When to Use a functional format: The functional format delivers information about your skills like no other format can. Its de-emphasis of job history and educational achievements keeps that skill focus right on target. As a result, it can effectively hide sketchy employment history.
It’s not, however, a format well-suited for anyone who wants to demonstrate career advancement. You also don’t want to rely on it too heavily if you don’t have the right kind of skills for the job you’re seeking, since it declares that lack of qualifications right away. Finally, it doesn’t really provide the best format for people with absolutely no experience.
The hybrid format can be ideal if you have great skills to highlight and a fairly solid work history. That makes it a powerful tool for anyone who wants to get into an entirely different industry – and can demonstrate your complete mastery of your skills while demonstrating that your expertise extends beyond the theoretical.
The hybrid format is not an effective way for people with no work experience to break into an industry. It’s also a less-than-effective way to showcase educational achievements and experience – which can be especially troublesome if that’s your main qualification for the job. Finally, it’s useless if you lack the needed skills.
There is near-universal agreement among the experts when it comes to which resume format is best suited for those who want to switch their careers. The hybrid format is ideal for that purpose – and for several obvious reasons:
In short, if you find that your career path needs a change, but are uncertain about which resume type will best enable you to get another company to notice you, the hybrid format definitely deserves consideration. Here are some more tips that can come in handy when switching careers.
Of course, there’s another type of format that deserves a mention as well, since it is one that can benefit millions of recent college graduates and others with no experience.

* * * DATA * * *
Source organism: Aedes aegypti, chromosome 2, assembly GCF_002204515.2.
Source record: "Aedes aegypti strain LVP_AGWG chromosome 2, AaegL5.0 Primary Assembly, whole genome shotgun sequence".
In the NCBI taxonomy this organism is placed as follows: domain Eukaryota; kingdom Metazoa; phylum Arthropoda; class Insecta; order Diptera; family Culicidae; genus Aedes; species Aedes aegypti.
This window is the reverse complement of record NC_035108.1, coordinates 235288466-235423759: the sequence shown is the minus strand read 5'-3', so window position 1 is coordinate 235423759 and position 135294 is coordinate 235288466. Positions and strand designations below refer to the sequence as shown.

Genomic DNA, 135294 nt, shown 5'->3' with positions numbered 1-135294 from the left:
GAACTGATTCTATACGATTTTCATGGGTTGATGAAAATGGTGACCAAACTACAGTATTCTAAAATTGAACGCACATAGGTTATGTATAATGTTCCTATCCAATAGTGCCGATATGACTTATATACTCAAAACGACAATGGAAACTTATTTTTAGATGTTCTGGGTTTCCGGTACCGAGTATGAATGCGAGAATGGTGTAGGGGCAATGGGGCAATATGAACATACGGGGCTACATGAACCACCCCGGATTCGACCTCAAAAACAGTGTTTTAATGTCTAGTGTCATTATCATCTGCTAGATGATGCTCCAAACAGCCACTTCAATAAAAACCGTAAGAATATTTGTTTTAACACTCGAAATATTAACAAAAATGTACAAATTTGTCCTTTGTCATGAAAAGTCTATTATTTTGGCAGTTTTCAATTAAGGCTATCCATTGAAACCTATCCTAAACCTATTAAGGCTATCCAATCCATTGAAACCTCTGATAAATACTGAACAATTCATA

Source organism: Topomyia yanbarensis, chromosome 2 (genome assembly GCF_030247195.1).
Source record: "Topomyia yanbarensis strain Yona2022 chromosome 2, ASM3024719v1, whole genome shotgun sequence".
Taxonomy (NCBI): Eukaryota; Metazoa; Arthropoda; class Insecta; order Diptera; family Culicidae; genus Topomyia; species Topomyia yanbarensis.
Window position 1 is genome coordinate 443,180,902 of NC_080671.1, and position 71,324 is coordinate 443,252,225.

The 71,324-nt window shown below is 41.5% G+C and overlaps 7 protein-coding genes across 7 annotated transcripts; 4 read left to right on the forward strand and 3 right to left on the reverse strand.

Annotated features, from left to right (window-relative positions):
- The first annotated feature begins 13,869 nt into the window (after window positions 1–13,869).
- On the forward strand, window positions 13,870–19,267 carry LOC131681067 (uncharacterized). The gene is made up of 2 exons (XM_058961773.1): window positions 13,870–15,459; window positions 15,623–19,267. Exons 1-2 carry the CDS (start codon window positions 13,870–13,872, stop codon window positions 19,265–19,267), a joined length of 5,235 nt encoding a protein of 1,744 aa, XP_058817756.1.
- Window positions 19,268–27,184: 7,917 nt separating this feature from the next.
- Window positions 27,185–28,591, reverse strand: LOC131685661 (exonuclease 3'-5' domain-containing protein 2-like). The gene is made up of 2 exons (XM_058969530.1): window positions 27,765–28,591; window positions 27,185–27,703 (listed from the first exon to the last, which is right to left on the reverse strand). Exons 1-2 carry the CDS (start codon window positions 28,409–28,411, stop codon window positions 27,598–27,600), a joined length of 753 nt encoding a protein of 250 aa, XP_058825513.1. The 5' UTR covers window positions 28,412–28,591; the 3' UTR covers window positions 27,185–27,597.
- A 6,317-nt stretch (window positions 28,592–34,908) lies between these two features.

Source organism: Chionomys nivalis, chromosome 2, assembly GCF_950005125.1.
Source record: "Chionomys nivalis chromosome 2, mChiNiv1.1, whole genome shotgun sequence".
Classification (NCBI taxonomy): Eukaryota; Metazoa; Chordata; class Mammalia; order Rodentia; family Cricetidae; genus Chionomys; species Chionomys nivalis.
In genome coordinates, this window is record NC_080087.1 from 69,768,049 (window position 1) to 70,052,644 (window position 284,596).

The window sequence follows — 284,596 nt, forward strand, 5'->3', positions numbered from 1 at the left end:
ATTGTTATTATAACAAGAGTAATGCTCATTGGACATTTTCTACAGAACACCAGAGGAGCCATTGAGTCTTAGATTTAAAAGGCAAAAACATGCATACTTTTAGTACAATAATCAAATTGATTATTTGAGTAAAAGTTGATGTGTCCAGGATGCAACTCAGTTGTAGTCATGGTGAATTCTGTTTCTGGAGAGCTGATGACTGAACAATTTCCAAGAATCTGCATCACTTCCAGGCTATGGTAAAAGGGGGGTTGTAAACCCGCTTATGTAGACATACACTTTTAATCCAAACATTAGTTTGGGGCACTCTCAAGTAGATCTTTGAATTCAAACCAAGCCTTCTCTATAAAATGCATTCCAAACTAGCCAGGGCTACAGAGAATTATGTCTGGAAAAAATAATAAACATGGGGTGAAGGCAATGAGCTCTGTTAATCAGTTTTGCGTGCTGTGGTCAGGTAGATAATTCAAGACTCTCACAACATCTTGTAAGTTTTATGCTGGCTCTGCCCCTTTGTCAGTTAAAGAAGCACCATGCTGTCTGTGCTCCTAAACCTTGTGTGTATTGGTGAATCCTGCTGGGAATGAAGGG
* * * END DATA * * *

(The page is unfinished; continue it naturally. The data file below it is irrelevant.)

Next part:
Since none of the three most popular formats really provide a proper vehicle for these new entrants into the employment market, it is important to take a look at some formats that might be of value for those new would-be workers too.
There are two competing schools of thought when it comes to the college grad resume format. Some experts believe that those entry-level applicants can be best served by adopting a resume format that focuses on skills and specific training right off the bat, with additional information about education. Prior employment and experience would be listed last.
If that sounds like the functional format, then you’ve been paying attention. The problem is, though, that the functional format is really designed for people who have proven skills – and for most college grads and entry-level employees, that simply isn’t the case.
We believe that the other option chosen by experts is preferable: a conventional resume that includes a summary statement at the top, with educational experience and course information listed next. Work experience can bring up the rear. Most of the hard lifting for that resume type would be done in the summary.
You can see our post for more information and examples to help you write a resume with little or no work experience.
One thing is for certain: the type of resume format you use can be every bit as important as the quality of the writing used in the resume itself.
After all, no matter how well written your resume might be, it’s all for naught if the recruiter isn’t immediately drawn in by the way that information is presented. So, choose your format wisely to ensure that you maximize your opportunity to achieve your objectives! Also, don’t forget these other common resume styling mistakes people often make on their resume.
As always, good luck with your job search. ZipJob offers resume writing services which are guaranteed to land you more interviews.
You can even get a Free Resume Review!